I think Garrett can rest assured on this one. The fact that he can even conceive of accomplishing a physical and mental feat that is beyond most of our imaginations elevates Garrett into yet another model of vegan compassion and inspiration for future vegans to follow. Plus, his motivation is, as Runkle noted, so “selfless” that, in a way, it’s beyond failure. “The more I learn about animals used in the food industry,” Garrett said, “the more I want to help.” He added, “I walk because they can’t.”
I for one plan to cheer him on the whole way. And beyond.
Last week I wrote about what I thought to be a poor decision on the part of HSUS to give Burger King the Henry Spira Humane Corporate Progress Award for the company’s progress in ending the extreme confinement of farm animals in small crates and cages. My issue was not with the improvements, however nominal, for factory farmed animals (that still end up celebrated and consumed as Whoppers). Instead, it was with the implication, via an award in honor of Henry Spira no less, that less confinement was enough to warrant a public accolade. In other words, my problem was the ongoing failure to explicitly identify a vegan worldview as the ultimate end goal, something I suggested was all too common.
It generated feedback.
This came from Matt Rice, director of investigations at Mercy for Animals:
Big fan of your writing. Not sure if you have ever expressed this sentiment with Mercy For Animals, but one of the many reasons I am proud to work with MFA is because we do make the end goal clear (an end to all animal exploitation), even when praising companies or individuals for making positive strides in the right direction.
You may notice that at the end of any MFA blog post about an incremental welfare improvement, we say the best thing people can do to help animals is go vegan. Example:http://www.mfablog.org/2013/04/breaking-news-canadas-top-grocery-chains-ditch-gestation-crates.html
While we do encourage companies to make welfare improvements, our first suggestion for people who want to help animals on our Get Active page is to go vegan:http://www.mercyforanimals.org/action-center.aspx
On our ChooseVeg.com website, we have an entire page devoted to explaining the humane myth: http://www.chooseveg.com/free-range.asp
At the same time, we realize that our message has to resonate with mainstream, omnivorous Americans. So we are strategic in our messaging. For example, we often start the conversation about veganism with the word vegetarian, because that word is more accessible to most people. More on that here: http://www.mercyforanimals.org/v-word.aspx
My point is I think it is possible for organizations to praise companies that make some improvements, in the same way we may praise someone who takes the first step toward veganism by exploring Meatless Monday, but still be clear that the goal should be to end the exploitation of animals. Although some vegans seem to think we have to say “go vegan, go vegan, go vegan” all the time or it is implied that some forms of animal exploitation are okay, I don’t think that is the message most Americans take away. For example, here is an interview I did with an Ag News Radio station about MFA’s campaign to ban gestation crates in which the host seems to think he could call me out on our “secret” vegan agenda. He was surprised to find I had no problem admitting we want people to stop exploiting animals full stop:http://brownfieldagnews.com/2012/07/19/mercy-for-animals-works-to-abolish-animal-agriculture/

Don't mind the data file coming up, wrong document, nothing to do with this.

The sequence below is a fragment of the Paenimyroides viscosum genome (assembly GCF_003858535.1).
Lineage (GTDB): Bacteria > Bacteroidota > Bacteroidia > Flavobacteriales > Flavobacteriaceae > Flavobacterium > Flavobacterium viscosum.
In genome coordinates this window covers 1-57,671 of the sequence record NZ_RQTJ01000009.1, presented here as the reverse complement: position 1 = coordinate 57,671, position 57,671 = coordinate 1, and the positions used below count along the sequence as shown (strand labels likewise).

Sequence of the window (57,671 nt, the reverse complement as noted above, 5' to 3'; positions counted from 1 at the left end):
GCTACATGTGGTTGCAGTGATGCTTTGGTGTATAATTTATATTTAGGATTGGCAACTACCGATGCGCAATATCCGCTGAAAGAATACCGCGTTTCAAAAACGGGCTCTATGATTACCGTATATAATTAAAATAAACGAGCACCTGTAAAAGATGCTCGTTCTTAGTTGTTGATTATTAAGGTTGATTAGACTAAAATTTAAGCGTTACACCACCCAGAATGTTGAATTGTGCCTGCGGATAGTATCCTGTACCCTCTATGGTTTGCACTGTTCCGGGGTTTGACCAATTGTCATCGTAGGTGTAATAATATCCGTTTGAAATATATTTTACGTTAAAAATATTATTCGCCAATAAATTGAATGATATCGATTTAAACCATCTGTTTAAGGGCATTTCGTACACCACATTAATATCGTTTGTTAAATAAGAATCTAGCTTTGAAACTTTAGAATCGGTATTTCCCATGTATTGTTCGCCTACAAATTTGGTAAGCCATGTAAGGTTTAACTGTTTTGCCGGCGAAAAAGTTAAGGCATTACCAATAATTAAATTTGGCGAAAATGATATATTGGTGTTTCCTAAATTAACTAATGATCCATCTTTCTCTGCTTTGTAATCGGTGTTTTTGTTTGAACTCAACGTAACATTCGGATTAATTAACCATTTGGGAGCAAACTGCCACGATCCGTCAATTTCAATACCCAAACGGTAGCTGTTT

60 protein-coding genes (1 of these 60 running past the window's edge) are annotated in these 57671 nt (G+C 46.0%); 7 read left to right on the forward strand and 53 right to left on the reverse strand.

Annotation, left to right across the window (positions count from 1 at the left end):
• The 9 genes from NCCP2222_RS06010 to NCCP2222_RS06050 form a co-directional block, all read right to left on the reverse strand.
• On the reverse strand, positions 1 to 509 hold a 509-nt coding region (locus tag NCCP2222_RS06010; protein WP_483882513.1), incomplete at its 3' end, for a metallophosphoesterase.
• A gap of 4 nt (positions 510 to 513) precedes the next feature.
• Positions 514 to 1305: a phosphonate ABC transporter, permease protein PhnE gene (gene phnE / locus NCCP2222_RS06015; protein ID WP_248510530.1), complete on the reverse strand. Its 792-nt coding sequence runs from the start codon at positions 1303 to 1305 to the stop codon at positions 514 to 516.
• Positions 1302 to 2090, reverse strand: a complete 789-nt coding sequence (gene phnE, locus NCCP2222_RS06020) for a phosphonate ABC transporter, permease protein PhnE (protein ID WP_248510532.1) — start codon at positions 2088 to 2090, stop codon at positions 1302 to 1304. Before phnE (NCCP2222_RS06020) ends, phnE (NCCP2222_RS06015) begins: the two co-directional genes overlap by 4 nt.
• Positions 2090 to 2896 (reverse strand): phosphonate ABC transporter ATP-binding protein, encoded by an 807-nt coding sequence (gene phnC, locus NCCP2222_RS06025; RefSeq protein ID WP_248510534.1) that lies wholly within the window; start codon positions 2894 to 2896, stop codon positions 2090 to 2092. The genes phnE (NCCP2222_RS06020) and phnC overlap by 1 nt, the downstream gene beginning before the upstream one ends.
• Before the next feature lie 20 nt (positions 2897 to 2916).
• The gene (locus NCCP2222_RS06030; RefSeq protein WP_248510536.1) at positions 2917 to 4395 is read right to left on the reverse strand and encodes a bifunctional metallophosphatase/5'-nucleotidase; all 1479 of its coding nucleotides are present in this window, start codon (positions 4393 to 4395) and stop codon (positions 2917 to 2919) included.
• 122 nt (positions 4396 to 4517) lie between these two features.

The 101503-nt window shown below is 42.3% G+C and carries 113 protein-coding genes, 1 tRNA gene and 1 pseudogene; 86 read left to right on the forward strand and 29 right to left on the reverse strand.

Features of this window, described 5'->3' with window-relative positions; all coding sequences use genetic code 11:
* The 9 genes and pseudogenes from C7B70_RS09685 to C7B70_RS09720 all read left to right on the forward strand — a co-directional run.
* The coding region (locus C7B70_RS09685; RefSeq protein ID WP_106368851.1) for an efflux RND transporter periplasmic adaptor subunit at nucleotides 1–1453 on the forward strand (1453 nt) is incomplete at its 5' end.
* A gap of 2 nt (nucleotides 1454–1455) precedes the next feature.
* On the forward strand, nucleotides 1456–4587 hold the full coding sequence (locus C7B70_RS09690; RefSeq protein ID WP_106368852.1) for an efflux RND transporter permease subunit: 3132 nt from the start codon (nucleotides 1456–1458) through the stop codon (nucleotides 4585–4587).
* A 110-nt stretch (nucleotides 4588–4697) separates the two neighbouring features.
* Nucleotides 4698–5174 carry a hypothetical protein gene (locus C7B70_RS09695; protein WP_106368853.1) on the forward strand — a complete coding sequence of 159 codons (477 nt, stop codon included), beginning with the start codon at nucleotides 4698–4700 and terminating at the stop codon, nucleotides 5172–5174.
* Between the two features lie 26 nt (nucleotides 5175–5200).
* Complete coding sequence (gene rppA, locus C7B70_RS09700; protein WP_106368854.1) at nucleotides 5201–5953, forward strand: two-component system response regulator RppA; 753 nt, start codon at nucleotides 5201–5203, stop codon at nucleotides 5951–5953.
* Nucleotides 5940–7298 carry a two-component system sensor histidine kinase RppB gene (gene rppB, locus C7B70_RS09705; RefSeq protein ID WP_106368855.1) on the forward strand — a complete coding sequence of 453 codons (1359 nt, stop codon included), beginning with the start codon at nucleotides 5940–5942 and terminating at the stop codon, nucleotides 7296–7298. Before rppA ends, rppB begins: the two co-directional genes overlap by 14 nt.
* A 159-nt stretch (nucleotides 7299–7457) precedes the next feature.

Anyway, I guess I am just saying that it is possible to be strategic with our messaging, but also clear about the end goal. And I think MFA is a good example of that.
HSUS was in touch as well (privately).
They note—and I’m summarizing— that Henry Spira frequently praised companies that thrived on animal exploitation for making progress in animal welfare. The source of the Spira award–or at least the idea of it—came from none other than Peter Singer, who knew Henry Spira well and still oversees the group Henry founded (ARI). HSUS added that Ethics into Action (Singer’s biography of Henry) paints a clear picture of the pragmatic advocate that he was. They go on to add that BK has made very real progress, so much so that it’s been condemned by a number of Big Ag groups. All of this strikes me as quite important, evidence of HSUS effectiveness, and a good reminder that methods of advocacy will never be perfect and that there is no avoiding some level of engagement with the enemy.
But, for the record, I still think a corporate award is going too far, Singer notwithstanding.
This undercover video was just released by Mercy for Animals. It’s from Bettencourt Dairy, an Idaho operation that supplies dairy products to Burger King. The fact that it supplies BK indicates that it maintains a broad reach into the supply chain, and is likely on the shelves at your nearest grocery store. According to an e-mail I got from an MFA rep, this was “some of the most abusive treatment of animals MFA has ever seen, which says a great deal.” People often ask me: “I can see why you don’t eat meat, but what’s wrong with milk?” This video provides a bitter taste of my answer. And if you think that cows that live on smaller farms and are allowed to spend a lot of time outdoors are any better off, consider this video. On a personal note, it was my own self-education about the milk industry in particular that led me to go vegan. Almond milk, anyone?